CHATEAU DES RONTETS

Pouilly-Fuissé, Burgundy
Organic 

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Home is where the vines are, as it turned out, for Claire Gazeau. After pursuing a life outside of wine,  working in architecture in Milan and meeting her now husband doing so, the vines of Gazeau’s family vineyard in Pouilly-Fuissés eventually called her home. Thirty years later, Chateau des Rontets is producing its best wines yet.

 

The estate was founded in the 1700s, taken over by Claire’s great-great-grandfather, François Varambon in the mid 1800s. The estate holds many treasured family memories, and upon moving there in 1995 Claire and her husband Fabio saw it as a wonderful place to raise a family of their own.

 

It’s safe to say the 7.5 hectares of vines were not thriving when Claire and Fabio took the reins of the estate. From day one, the pair set upon farming organically to repair the health and biodiversity of the vines, and in 2005 attained their Ecocert organic certification. 

 

Organic farming, according to Claire and Fabio, is the best way for their vines to express the vocation of their place. Ploughing and the avoidance of chemical weeding allows the root system to absorb the mineral elements of the soil, exploring the unique layers of limestone and granite that come with straddling the Burgundy/Beaujolais divide.

 

Above all, abolishing all synthetic chemical products allows Chateau des Rontets to respect the environment and the natural expressions of the living ecosystem, but also to preserve the health of their family, workers, neighbours and that of those who drink their wines.

 

The main estate is situated on the top of the hill which closes the valley of Fuissé towards the south. Sitting at an altitude of 350 metres above sea level, the daily temperature range here is key to gradual ripening and the preservation of good acidity even in the warmest and earliest vintages. This is where the grapes producing the Pouilly-Fuissé cuvées Clos Varambon and Les Birbettes are grown.

 

The bedrock is composed of hard limestone from the Jurassic period, with layers of silt and silty clay, and a high presence of stones and silica. These characteristics guarantee very good drainage and the development of the roots, which can burrow down between the stones, following their cracks. There are 5.5 hectares of vines within the Clos, planted on a light slope increasing gradually as it approaches the woods separating them from the village of Fuissé.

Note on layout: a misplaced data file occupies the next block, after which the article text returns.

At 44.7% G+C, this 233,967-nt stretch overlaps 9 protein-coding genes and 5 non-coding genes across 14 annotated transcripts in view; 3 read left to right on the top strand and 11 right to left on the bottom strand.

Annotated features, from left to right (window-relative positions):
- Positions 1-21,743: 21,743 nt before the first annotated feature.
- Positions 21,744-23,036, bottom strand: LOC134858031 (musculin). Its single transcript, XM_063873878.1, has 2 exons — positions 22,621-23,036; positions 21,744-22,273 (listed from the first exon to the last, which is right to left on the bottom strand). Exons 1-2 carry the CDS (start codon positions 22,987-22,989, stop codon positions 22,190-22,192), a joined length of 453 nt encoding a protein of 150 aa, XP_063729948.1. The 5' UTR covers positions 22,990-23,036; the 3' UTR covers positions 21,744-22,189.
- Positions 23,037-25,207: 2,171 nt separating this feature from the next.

Just 500m south of the Clos sits the revered Pierrefolle (or crazy stone) vineyard, producing the Pouilly-Fuissé cuvée of the same name. Although situated so closely, and at the same altitude, wines from Pierrefolle are completely different from their brethren. Being further south, the bedrock here is granitic, the soil is much deeper and composed only of quite thick silts. Its eastern exposure provides shelter from the north wind and tends to be slightly warmer, leading to a more rapid ripening process and less acid in the grapes.
 

When it comes to vintage, all grapes are hand harvested, then, in the winery, Claire and Fabio continue to let their wines take a relatively uninterrupted course. Alcoholic fermentations are made only with natural yeasts, without any addition of sugar or acid and without enzymes, and the malolactic fermentations are never inhibited or artificially stopped. This practice can lead to long fermentations, often lasting several months, increasing the aromatic complexity of the wines and amplifying their expression of place.

 

One part of the winemaking journey that is especially important at Chateau des Rontets is the extended lees ageing. Lees have a fundamental role in the specificity and texture of these wines, as the team chooses to let the wines sit on lees, without stirring, to take maximum advantage of the autolysis while limiting the tendency of reduction and ensuring the extraction of glycerol. 

 

Lastly, there is no fining or filtering of the wines. Instead, to help the wines settle before bottling, ageing in barrels takes place across two winters - a rare, yet effective approach.